CAMBRIDGE, Mass. -- Like it or not, as Windows Vista becomes a staple in the computer market, companies are going to have to begin transitioning from older operating systems, such as XP, to the newer operating system.
That's according to a Forrester Research analyst, Benjamin Gray, who said that despite the negative public reaction to Vista, its adoption is now being planned by many companies by the end of this year and early next.
And in a pair of new reports, Gray argued that organizations should go ahead and plan to make the move sooner rather than later, for a number of reasons, despite well-publicized complaints of hoggish computing resources demands, sluggish speed and integration issues.
For one, there are no alternatives for large enterprises. According to a Forrester survey, 99% of North American and European enterprises use Microsoft operating systems, a number that only shrinks to 97% for small to medium businesses, the category in which most credit unions fall, and Microsoft appears ready to orphan XP sooner or later.
Plus, improvements are being made.
"Adoption for Windows Vista has been slow," Gray said. "But now that Service Pack 1 is available, we're starting to see businesses get serious about deploying Windows Vista companywide."
And Microsoft is now saying that it will allow Windows 2000 to enter the support phase in June of this year and quit selling new installs of XP next April.
Meanwhile, Vista's successor, Windows 7, is scheduled for release in early 2010, too far out for a lot of enterprises to wait, Gray said, adding that uncertainty remains great for what that new platform will contain, as well.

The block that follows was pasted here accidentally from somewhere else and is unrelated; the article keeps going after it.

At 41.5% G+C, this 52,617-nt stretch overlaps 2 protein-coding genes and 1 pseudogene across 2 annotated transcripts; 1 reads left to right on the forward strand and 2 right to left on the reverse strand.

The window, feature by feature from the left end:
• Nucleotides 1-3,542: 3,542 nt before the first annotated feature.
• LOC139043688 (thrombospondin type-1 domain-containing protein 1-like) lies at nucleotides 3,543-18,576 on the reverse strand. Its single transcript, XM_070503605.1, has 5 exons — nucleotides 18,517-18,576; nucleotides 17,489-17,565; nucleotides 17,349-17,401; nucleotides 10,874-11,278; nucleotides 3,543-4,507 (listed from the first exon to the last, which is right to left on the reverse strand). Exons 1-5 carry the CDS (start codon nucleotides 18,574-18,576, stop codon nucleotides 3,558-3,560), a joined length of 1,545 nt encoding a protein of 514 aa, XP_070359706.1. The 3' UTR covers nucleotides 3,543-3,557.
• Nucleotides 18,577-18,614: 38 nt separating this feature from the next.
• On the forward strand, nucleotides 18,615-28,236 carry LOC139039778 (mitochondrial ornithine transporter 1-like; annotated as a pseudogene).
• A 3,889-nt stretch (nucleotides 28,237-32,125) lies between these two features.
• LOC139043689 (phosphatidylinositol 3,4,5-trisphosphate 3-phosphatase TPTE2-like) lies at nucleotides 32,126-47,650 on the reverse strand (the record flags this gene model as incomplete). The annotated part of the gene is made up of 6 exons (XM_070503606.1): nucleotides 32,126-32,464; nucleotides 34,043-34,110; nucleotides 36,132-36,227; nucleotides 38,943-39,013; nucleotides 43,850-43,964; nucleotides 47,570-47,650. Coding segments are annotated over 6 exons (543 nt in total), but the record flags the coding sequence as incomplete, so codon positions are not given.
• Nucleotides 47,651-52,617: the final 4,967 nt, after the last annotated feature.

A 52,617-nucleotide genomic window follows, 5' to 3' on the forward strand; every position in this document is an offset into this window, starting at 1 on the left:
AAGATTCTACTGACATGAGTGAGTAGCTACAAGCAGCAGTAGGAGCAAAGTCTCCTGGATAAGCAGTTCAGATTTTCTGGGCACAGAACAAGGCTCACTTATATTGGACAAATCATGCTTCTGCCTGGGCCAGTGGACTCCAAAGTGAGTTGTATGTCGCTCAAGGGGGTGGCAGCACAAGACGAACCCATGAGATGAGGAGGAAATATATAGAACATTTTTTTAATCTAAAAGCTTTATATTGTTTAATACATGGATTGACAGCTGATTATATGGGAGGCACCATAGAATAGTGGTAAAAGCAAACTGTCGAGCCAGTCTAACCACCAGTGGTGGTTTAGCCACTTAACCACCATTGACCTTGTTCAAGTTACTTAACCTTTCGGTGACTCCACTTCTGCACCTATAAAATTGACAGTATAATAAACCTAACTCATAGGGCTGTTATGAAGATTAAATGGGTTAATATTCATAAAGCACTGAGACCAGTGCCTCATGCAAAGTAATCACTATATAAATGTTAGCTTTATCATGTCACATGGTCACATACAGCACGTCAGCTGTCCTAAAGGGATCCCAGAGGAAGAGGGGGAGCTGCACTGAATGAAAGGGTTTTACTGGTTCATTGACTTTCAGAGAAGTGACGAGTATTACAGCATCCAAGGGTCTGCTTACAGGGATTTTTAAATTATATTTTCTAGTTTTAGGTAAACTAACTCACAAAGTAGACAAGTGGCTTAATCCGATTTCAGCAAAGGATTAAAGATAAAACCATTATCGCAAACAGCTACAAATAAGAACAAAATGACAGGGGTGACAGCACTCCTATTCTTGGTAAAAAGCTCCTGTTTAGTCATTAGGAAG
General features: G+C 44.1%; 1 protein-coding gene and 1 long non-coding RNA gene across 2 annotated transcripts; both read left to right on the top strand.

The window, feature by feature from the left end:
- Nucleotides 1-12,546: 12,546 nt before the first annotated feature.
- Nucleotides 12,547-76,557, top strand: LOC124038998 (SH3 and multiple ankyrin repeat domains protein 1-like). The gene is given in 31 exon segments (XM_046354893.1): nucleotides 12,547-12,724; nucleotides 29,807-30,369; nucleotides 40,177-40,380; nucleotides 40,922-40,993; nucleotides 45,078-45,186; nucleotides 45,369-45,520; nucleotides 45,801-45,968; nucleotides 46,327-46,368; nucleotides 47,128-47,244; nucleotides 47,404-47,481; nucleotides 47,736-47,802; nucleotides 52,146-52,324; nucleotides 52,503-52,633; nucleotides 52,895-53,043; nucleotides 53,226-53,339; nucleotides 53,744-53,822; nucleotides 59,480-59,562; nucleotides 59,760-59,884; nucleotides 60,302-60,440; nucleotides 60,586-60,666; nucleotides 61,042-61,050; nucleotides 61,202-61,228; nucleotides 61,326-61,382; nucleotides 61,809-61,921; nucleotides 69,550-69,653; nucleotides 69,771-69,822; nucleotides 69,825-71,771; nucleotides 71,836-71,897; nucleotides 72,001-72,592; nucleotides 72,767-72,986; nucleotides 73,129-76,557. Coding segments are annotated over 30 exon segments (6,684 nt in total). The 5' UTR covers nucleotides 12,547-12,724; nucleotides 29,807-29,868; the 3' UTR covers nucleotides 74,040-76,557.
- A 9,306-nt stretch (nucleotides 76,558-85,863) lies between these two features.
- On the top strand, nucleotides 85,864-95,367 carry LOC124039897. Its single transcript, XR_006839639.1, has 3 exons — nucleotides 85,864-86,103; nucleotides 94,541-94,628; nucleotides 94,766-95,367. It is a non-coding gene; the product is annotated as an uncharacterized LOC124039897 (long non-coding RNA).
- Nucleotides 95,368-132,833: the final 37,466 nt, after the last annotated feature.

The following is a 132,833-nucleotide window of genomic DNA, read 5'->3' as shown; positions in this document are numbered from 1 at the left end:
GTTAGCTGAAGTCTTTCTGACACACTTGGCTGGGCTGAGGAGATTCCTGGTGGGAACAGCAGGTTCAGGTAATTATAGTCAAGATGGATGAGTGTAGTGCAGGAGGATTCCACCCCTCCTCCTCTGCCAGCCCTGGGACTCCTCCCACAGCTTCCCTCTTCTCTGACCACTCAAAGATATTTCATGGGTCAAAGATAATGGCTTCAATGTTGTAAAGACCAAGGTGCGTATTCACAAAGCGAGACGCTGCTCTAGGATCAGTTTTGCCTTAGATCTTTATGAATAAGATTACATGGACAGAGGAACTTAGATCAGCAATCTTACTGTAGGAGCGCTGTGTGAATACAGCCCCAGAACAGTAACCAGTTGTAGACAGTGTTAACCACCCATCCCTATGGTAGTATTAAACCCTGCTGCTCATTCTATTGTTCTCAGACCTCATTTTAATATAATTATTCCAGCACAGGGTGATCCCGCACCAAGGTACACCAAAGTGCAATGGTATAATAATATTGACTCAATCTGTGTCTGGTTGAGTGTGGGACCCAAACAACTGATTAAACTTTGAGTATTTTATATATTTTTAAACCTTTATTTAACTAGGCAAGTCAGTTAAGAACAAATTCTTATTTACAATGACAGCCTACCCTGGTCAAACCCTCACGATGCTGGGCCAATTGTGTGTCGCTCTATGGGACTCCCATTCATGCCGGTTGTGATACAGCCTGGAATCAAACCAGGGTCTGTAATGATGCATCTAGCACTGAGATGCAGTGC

"It's also going to support both 32- and 64-bit computing," said Gray. "Beyond these tidbits, everything else is pure rumor and speculation."
He said that those still concerned about early problems with Vista can be relieved that many reliability, security and other concerns have been alleviated, and users now have more control over software installation and other administrative duties.
That said, he also noted that adoption of Vista has been slow, making it difficult for companies to learn from their predecessors. But that's changing as more and more enterprise users are sharing issues, the majority of which deal with compatibility, Gray said.
Vista also is becoming a reality as huge numbers of new PCs come pre-loaded with the operating system.
Therefore, "Forrester recommends that companies approach their OS migration and upcoming PC refresh cycle as one consolidated project," said Gray.
He also noted that many of the problems with major third-party applications from vendors such as Symantec, McAfee and Adobe have been rectified, and that more than 2,300 applications have been certified for Vista.
He recommended that Microsoft's free hardware assessment tool be used to ensure compatibility. However, upgrading older machines is not cost-effective and should be reconsidered. Gray suggested instead using client virtualization as a temporary fix.
The Forrester report noted that many users have relied on Microsoft's Application Compatibility Toolkit and client management suites to identify compatibility issues. When it becomes apparent that a particular application would not be certified and replacement is not an option, local desktop virtualization is a viable option. It allows users to run older applications in a virtual Windows XP or Windows 2000.
"This allows users to access a virtual Windows Vista environment--apps included--on hardware that couldn't otherwise process it locally," Gray said.
If virtualization is not an appealing option, it is possible to rework software developed in-house. The Forrester report said many obstacles that Vista originally placed in front of those trying to do even basic tasks have been alleviated by Microsoft raising administrator powers in nonadministrative accounts, so employees have more power; although custom applications remain a challenge on Vista.